Training in Refugee Law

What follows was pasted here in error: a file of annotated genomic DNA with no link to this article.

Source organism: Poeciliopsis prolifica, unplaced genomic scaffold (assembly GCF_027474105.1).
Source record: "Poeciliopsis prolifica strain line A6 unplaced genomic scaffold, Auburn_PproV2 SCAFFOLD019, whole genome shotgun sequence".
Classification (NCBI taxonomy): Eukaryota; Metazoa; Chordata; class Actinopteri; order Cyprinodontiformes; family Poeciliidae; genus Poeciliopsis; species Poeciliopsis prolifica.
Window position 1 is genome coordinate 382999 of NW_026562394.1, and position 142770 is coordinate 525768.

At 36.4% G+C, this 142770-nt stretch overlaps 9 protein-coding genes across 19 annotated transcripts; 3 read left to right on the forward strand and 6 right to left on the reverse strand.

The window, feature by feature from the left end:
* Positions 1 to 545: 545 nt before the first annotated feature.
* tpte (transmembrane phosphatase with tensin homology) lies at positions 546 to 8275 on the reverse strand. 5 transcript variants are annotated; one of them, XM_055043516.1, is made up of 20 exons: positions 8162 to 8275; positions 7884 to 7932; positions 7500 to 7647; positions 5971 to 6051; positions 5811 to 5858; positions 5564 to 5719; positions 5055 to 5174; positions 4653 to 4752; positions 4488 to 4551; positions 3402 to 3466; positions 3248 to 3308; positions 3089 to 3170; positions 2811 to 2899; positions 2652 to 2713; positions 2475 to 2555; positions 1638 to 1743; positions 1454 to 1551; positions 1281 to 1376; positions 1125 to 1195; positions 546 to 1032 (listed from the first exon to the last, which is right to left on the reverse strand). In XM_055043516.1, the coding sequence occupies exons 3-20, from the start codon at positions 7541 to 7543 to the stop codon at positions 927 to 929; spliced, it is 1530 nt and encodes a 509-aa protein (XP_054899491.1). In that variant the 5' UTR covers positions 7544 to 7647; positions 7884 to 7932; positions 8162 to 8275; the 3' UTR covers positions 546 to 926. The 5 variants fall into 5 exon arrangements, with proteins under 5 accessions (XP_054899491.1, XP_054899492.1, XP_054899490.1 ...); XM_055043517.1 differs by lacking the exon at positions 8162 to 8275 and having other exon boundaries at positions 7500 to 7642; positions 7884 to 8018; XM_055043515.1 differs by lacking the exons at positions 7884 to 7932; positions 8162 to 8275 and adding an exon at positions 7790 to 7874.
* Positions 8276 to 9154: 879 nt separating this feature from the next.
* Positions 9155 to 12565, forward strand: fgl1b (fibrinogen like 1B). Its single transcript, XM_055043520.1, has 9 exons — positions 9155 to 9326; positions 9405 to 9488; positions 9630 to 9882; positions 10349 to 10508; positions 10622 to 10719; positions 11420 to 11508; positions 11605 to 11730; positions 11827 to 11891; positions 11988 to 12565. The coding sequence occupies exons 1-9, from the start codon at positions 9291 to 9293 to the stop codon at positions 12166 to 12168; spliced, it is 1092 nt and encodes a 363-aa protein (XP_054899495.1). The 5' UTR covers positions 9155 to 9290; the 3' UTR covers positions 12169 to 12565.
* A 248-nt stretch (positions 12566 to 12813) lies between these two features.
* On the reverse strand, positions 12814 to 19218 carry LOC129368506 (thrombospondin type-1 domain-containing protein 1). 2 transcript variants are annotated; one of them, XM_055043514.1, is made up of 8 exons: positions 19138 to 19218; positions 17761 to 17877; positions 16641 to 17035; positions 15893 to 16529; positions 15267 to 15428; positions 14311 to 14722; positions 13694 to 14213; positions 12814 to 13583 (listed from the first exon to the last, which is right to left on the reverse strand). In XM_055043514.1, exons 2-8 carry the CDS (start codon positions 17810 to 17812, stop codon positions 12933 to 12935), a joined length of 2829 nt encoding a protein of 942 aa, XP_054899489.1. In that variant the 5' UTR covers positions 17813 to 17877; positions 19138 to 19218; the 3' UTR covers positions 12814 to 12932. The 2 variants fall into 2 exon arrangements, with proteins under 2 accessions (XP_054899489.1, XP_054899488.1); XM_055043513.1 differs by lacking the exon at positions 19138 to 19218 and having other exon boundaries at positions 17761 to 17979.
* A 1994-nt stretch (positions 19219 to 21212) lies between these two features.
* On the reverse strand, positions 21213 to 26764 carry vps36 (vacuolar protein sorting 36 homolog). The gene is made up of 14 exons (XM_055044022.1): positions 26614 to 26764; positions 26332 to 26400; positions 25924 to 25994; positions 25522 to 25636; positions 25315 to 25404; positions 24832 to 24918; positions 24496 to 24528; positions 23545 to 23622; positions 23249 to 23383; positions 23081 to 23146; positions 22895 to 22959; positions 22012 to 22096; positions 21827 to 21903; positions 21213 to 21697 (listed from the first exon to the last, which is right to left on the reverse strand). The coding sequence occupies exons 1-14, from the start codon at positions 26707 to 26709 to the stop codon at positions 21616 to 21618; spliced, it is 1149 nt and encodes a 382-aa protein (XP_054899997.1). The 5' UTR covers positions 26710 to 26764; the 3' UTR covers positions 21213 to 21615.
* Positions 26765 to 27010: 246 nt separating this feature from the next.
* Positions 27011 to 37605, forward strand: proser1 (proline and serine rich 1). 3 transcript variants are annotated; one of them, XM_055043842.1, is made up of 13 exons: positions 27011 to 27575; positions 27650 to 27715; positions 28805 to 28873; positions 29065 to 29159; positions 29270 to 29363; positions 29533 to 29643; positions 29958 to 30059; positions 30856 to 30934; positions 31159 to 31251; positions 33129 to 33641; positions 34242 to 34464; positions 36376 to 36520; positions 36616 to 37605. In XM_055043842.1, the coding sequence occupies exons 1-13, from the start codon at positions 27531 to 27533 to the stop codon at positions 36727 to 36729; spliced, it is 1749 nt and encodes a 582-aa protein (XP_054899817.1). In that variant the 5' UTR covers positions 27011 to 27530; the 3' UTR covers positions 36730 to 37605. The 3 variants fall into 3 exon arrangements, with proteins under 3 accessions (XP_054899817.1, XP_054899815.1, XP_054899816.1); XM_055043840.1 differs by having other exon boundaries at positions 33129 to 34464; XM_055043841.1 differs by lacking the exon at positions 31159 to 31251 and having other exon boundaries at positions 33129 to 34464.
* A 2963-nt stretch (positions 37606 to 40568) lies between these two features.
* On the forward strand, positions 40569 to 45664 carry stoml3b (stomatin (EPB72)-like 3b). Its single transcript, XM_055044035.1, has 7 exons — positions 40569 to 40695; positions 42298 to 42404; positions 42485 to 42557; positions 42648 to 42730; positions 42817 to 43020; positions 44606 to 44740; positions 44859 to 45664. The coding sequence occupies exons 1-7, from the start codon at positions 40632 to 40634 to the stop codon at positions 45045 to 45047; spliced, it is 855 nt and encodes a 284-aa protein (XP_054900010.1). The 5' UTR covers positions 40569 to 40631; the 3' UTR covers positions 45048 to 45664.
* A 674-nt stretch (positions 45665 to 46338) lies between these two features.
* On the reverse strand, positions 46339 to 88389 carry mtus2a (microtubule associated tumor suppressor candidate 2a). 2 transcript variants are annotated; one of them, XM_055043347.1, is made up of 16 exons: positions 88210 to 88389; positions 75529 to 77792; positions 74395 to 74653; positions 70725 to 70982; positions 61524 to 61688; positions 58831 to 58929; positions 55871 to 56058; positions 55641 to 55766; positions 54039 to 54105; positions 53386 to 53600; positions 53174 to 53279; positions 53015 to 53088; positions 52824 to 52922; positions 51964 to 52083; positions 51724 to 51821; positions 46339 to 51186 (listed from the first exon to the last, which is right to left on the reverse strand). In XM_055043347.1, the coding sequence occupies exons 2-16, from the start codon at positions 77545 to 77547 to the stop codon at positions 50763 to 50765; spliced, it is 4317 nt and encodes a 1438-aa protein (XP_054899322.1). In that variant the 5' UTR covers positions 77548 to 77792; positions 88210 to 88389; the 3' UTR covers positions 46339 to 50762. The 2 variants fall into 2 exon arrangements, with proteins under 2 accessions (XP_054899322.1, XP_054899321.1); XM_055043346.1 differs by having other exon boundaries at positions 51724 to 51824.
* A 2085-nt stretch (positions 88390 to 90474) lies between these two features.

On October 29 and November 26, 2005 the United Nations Association of Georgia (UNAG) held two information meetings for law students in a bid to provide these students with an introduction to Refugee Laws, both national and international.</p> <p>The one-day workshop was divided into two parts. The first half of the day covered presentations by UNHCR Tbilisi BO representatives Ms. Urara Furukawa, Head of Protection Unit and Ms. Garine Hovsepian, Associate Protection Officer. Their presentation covered an Introduction to the UNHCR mandate and international protection of refugees, including: an overview of the UN Refugee Agency’s major tasks activities and its role in the international protection of refugees and others of concern; a general introduction to the field of refugee law; an analysis of the relation of Human Rights protection to International Refugee Law; a brief overview of international and regional instruments in the field of refugee protection; and an introduction to International Refugee law and 1951 Geneva Convention with 1967 Protocol relating to the Status of Refugees - particularly a detailed commentary on Article 1 of the Convention, including the inclusion, exclusion and cessation clauses as well as an insight into the basic rights and obligations of refugees set out in other articles of the Convention.</p> <p>These presentations provided the students with necessary theoretical knowledge needed to move on to particular issues relating to refugees in Georgia, which were addressed during the second half of the day. This second part of this initiative was led by Ms. Khatuna Madurashvili UNAG, Refugee Council of Georgia Program Director and Mr. Pierre Vischioni, UNAG Country of Origin Information Officer. The presentation focused on national legislation on refugees, the definition of a refugee according to the Refugee Law on Georgia and an analysis of how other relevant legal texts – particularly those relating to asylum procedures in Georgia and the rights of recognized refugees – meet the requirements of International Treaties that Georgia has ratified and an overview of the actual problems linked to refugee protection in Georgia (such as the provision of travel documents; the overall asylum system and legal system in general; problems linked with protection issues; integration into local society etc.) The topic of the last presentation of the meeting was centered on Country of Origin Information as an important component of the process to determine refugee status.</p> <p>These presentations were then followed by practical case studies on identifying asylum-requests and the process of determining refugee status.